The money supply should never be the economic driver, the money supply should be as a response to economic demand. The money supply must arise out of market demand, and no govt or bank committee must be involved. If you believe that the market is the most efficient allocator of resources, then you must also believe that the market will be the most efficient allocator of money. After all, the millions of market players know better than a committee how much they each can and want to spend.If not, just revive the Politburo and be done with it.

  8. Denis Cooper
    Posted March 16, 2014 at 10:44 am | Permalink

    “The truth is you cannot have an independent Central Bank in a democracy.”

    We haven’t really tested the truth of that proposition here in the UK, because the system we have is a democracy more in name than in reality; it is dominated by the oligarchs who control the main parties, who pre-select their official candidates for parliamentary elections and then bully and bribe those who have been elected to follow whatever party line they may choose at the time.

    One result is that the oligarch who has been appointed as the Chancellor decides what inflation target shall be set for the Bank of England; as often pointed out in comments on this blog this is a deliberate policy of devaluing our money year after year, but the MPs who voted through Section 12 of the Bank of England Act 1998 did not insist that the House of Commons must decide the planned rate of that devaluation and instead were content for the House to be provided with a copy of each of the Chancellor’s notices after he had decided.

    So in June 2003 when Brown decided that to fit in with the EU he would change the inflation target from one expressed in terms of RPI-X to one expressed in terms of the EU’s HICP, there was no Commons debate and vote to approve that change; no MP could afterwards tell his constituents “I voted against this proposed change to the inflation target because I believe that it will probably exacerbate already excessive house price inflation”; it was left to the Governor, Mervyn King, to quietly voice his misgivings in a little-publicised speech in January 2004.

    And then of course there have been no Commons votes to approve the creation of successive tranches of new money by the Bank of England and its use to buy up gilts previously issued by the Treasury in order to facilitate the sale of new gilts to fund the government’s budget deficit; letters are exchanged between the Governor and the Chancellor and made public to give the impression that this is always done at the instigation of the Governor solely for the purpose of meeting the inflation target and the Chancellor merely approves what he suggests, but outside observers suspect that there is informal communication before the formal letters are exchanged and that in reality it is the Chancellor who is taking the initiative and in effect giving directions to the Bank on monetary policy, contrary to the normal practice laid down by law, Section 10 of the 1998 Act, and he is inducing the Bank to put economic growth before the control of inflation, contrary to Section 11 of the Act; but MPs stand back and do not demand to know why the Chancellor has never asked them to approve the activation of reserve powers under Section 19 of the Act if he wishes to depart from the established normal practice and resume control of monetary policy, and nor do they question the wisdom and purpose of his policy or object to the excess inflation that it generates.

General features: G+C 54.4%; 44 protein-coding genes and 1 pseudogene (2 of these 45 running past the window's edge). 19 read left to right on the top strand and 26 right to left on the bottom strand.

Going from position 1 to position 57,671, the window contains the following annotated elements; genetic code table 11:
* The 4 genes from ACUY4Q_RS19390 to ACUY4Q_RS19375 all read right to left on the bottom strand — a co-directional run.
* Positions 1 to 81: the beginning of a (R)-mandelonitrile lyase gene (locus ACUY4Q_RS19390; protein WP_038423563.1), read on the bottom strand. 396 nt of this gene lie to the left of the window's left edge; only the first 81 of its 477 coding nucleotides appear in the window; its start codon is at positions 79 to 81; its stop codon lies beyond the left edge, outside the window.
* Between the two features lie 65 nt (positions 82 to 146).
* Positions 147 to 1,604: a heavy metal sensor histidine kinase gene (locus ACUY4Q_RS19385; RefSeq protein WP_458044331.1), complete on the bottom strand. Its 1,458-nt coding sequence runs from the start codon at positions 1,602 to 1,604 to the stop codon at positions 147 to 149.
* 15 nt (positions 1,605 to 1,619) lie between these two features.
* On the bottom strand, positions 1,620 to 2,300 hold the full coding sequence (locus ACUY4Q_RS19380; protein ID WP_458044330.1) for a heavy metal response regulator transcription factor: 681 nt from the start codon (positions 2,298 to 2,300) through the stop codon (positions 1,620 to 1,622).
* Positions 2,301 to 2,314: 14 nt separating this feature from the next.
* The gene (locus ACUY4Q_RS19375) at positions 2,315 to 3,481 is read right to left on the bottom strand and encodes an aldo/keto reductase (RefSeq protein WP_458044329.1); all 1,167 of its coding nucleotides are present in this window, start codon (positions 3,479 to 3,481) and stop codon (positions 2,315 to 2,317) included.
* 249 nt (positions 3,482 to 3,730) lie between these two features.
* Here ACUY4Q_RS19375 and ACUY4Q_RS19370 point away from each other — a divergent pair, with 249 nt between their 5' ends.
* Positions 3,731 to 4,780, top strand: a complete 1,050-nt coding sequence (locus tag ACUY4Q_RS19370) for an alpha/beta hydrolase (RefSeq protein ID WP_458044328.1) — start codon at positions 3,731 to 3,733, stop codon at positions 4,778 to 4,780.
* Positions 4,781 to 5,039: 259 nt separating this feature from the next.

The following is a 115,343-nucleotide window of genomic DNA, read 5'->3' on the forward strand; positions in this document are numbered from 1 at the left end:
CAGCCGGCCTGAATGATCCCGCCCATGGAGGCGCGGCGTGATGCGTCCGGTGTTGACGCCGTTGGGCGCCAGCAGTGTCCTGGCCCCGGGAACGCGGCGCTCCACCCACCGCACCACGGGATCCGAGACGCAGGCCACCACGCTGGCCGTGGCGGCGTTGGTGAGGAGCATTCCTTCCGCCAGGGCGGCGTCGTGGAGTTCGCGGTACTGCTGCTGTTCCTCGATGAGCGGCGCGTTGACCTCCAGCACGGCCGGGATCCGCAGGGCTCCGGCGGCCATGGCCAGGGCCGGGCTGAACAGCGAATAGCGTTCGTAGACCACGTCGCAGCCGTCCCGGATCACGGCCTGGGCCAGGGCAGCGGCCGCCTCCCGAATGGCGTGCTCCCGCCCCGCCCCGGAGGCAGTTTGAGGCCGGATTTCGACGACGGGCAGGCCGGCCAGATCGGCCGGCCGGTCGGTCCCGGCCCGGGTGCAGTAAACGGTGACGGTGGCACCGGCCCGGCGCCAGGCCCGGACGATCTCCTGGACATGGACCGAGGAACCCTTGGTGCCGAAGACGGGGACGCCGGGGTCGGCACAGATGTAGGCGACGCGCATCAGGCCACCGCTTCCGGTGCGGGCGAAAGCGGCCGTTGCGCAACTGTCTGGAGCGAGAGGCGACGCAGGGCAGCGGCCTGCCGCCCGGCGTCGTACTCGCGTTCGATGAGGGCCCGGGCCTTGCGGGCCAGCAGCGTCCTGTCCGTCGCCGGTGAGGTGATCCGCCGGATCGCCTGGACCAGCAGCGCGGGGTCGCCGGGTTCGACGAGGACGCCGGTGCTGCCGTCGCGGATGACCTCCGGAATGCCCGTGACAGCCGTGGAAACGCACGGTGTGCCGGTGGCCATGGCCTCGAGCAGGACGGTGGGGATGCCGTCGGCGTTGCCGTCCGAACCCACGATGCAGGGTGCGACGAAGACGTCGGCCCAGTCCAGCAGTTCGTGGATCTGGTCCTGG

We have found that Parliament can pass a law laying down that the Bank of England shall operate monetary policy independently of the Chancellor but that does not ensure that in practice the Bank of England will always operate monetary policy independently of the Chancellor, and we have found that those we have elected to Parliament are prepared to turn a blind eye to infringements of that law; do we pin the blame for this on the very concept of an independent central bank, supposedly a flawed concept which is incompatible with democracy, or do we instead point the finger at those who we elect to Parliament under what is clearly a flawed system of democracy?

    • Posted March 17, 2014 at 12:46 am | Permalink

      Denis Cooper,

      “this is a deliberate policy of devaluing our money year after year”

      This is true. If money doesn’t depreciate then there’s no incentive to do anything with it – except purchase just the bare essentials. Part of me doesn’t like the idea of rampant consumerism but that’s 21st century capitalism at work. The system works best when people spend their money as it is received. If they don’t, cash piles accumulate, the spending power in the marketplace isn’t enough to buy everything that is for sale in the marketplace and unemployment and recession results.

      If wages, generally, are reduced the available spending power becomes even less so that can’t be considered a solution. If prices are reduced the profit margin disappears so there is no incentive for any business person to take any sort of risk. They may as well keep gold bars in a safe.

      If there is an alternative to our present system that has been shown to work anywhere, ever, I’d be interested to know what it is. It may be imperfect but what’s the alternative other than to try to improve it? To try to make it work for the benefit of all rather than just the few?

      • Denis Cooper
        Posted March 17, 2014 at 10:17 am | Permalink